Composite View Architecture Advice

Topics: Prism v2 - Silverlight 2
Apr 16, 2009 at 7:15 PM
Edited Apr 16, 2009 at 7:18 PM
Hello,

i'm working on a Composite Silverlight application and i've reached a point where i need some advice on the architecture i'm designing.

Here's the simplified scenario:

The SL application loads two modules A and B. 
Each module has a view of its own, view A and view B, respectively.
Each view has a presentation model with business data and a controller of its own.

I want to inject both views in the same region, but this views will be visible interchangeably.

The application loads with View A active and visible. 
It has a button. If i press it, View A disappears, and gives place to View B.

View B has a button, if i click it, View B closes and View A appears. 

I've implemented this using the controller command delegates to publish an event subscribed by the other controller.
When handling the event, the controller removes the view from the region.

Questions:

* Should i use a controller, that controls both controllers ? I mean, a higher lever controller. The actual implementation is becoming kind of limited.. However i don't want to break the pattern.
* If want to implement an animation, where both views are partially seen at some point, like one slidding one over the other, should i create a composite view with these views, instead of doing that on the shell ?

Thank you,
F









Apr 17, 2009 at 8:53 PM

Hi F,

       

In my personal opinion, and without knowing the complexity and specifics of your application, I would not use a higher controller. I will try to explain what I have in mind. These steps are not the only things that could be done, but just the main ones:

1.       ViewA Button (ButtonA) is clicked.

2.       ControllerA finds out ButtonA has been clicked. This can be done in different ways depending the references between them. For example: ViewA can call a controller method, ControllerA can handle an event raised by ViewA when ButtonA is clicked, or using EventAggregator (less recommended because it is too decoupled).

3.       ControllerA uses EventAggregator to notify ControllerB that the button has been clicked.

4.       ControllerB shows ViewB in the Region. Since you appear to be using only one view per Region, you are probably using a SingleActiveRegion from a ContentControl. If you are, you do not need to remove ViewA from the region, just add ViewB.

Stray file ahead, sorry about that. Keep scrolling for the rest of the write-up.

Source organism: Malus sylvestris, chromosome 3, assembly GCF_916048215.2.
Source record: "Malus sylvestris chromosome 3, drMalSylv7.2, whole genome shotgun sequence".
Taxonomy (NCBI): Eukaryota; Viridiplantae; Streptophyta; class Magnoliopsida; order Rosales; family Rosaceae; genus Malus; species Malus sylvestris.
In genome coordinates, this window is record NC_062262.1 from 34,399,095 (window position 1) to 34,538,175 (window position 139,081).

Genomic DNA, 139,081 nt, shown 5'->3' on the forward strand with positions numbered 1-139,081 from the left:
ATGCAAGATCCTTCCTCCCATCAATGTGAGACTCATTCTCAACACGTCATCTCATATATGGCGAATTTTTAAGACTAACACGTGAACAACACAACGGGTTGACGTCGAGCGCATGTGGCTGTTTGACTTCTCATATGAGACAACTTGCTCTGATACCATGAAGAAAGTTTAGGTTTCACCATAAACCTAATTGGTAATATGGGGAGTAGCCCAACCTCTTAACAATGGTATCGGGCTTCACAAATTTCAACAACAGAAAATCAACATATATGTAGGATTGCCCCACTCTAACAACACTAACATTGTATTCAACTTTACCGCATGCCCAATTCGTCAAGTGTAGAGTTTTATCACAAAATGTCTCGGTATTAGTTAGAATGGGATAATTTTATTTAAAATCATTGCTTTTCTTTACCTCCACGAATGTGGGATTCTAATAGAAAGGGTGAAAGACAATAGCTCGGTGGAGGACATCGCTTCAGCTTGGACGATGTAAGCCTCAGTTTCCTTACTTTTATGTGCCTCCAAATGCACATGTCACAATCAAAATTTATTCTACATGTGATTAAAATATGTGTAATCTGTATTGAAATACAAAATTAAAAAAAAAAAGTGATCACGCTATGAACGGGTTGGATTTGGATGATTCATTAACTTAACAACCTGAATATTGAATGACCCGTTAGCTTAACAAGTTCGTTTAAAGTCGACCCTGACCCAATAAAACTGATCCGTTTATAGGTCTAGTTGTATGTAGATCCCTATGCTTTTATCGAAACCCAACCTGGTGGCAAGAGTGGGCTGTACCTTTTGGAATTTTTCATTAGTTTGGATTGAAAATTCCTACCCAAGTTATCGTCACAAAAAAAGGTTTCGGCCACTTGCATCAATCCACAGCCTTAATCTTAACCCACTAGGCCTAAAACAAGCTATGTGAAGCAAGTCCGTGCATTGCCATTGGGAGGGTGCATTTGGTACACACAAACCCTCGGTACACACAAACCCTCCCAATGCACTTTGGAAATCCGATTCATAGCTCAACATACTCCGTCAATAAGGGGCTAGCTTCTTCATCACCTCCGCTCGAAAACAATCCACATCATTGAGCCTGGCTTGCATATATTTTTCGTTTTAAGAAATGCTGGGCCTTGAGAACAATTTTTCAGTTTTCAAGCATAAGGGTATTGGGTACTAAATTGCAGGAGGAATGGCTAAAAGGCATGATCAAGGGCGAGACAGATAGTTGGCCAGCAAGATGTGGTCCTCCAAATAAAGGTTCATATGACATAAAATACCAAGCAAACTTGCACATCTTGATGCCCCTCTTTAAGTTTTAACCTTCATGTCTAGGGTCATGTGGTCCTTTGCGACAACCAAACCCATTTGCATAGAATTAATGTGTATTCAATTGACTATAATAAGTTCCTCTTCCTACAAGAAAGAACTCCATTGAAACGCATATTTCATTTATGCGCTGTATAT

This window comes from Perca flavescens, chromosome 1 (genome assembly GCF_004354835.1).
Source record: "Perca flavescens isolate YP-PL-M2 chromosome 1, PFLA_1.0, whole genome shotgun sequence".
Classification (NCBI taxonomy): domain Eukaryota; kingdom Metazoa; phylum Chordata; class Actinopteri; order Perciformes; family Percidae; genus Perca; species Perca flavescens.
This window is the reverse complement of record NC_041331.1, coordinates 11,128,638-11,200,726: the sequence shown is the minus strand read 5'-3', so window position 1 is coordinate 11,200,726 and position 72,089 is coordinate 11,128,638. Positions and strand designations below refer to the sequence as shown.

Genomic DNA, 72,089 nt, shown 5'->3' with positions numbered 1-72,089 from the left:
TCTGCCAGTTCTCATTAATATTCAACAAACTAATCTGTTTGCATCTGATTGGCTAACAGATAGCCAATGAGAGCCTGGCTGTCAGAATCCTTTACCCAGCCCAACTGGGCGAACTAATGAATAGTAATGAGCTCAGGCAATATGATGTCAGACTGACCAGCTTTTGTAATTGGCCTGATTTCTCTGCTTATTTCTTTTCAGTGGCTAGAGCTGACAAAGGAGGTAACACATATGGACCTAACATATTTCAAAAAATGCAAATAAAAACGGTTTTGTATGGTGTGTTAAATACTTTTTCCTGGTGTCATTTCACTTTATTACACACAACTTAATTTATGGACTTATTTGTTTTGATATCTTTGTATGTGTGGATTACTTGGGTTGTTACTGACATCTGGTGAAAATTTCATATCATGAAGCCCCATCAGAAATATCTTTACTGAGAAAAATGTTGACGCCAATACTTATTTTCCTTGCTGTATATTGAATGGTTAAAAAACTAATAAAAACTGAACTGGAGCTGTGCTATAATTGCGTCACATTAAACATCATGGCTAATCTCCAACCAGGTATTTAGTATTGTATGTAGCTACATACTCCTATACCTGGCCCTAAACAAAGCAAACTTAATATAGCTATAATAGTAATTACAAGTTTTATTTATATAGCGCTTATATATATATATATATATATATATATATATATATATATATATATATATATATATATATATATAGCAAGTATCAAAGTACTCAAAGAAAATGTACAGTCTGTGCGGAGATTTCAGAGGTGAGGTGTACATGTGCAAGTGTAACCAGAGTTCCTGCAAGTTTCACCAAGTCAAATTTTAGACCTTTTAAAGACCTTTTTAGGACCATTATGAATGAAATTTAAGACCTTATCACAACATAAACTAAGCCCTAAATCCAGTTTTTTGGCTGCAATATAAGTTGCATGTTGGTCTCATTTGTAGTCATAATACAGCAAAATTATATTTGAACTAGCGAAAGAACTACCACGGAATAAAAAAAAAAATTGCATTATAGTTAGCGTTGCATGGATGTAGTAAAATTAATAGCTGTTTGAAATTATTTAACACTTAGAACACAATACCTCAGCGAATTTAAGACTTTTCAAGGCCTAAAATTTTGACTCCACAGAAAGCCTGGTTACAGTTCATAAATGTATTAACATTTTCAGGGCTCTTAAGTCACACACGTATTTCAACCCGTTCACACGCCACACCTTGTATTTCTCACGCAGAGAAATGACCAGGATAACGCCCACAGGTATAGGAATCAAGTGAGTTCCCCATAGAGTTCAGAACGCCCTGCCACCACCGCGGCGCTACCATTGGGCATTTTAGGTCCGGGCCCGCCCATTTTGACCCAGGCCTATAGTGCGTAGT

The steps can be repeated for ViewB.

 

                Are there any  benefits you want to take advantage of by having another controller?

 

As for the animation it could depend on the specific animation you wanted to perform. A good example of an animation when switching views can be seen in the Stock Trader Reference Implementation. This is executed with a TabControl, but you might be able to get some ideas out of it.

 

Here are some links with more information about the topics I mentioned above:

·         Communication

·         UI Composition

·         How to: Create and Publish Events

·         How to: Subscribe and Unsubscribe to Events

·         How to: Show a View in a Region Using View Injection UI Composition

 

Please let me know if this helps.

 

Damian Schenkelman

http://blogs.southworks.net/dschenkelman

Apr 19, 2009 at 1:54 PM
Hello Damian, thanks for the reply.

My doubt is related with implementing the supervising controller pattern in a complex scenario.
I'm not sure, on the direction to take in implementing a view hierarchy, considering the structure and the interaction between top level and low level controllers/presenters.

Should top level controllers direct reference low level controllers ? Should top level controllers be listening the events propagated by low level controllers. What would be the implementation with the right level of decouple ?
 
The views i described are oversimplified. Both view A and B are composite views, with a typical triad design (M-V-P).
I want to integrate both views in the same region of the shell, where i can swap them using an animation.

View B, for instance, is a composite view made of 4 smaller views, each one having a presenter and model.
The top level animation is triggered by a control that exists in one of these lower level views, like a menu item or a button in a toolbar view.

Your suggestion makes very sense, and the actual implementation is very close to it.
One of the differences is the fact that i use EventAggregator on every events, however you have said "(less recommended because it is too decoupled)". Why is this so ?

Regarding the animation I'm familiar with RI implementation using the tab control, but i was thinking in other type of animation, maybe using SL3.
Anyway, i believe the use of an animation will make me create another composite view that will contain View A and B. Wouldn't it be advisable that in this situation, to create a top level controller that interacts with Controller's A e B?

Regards,
F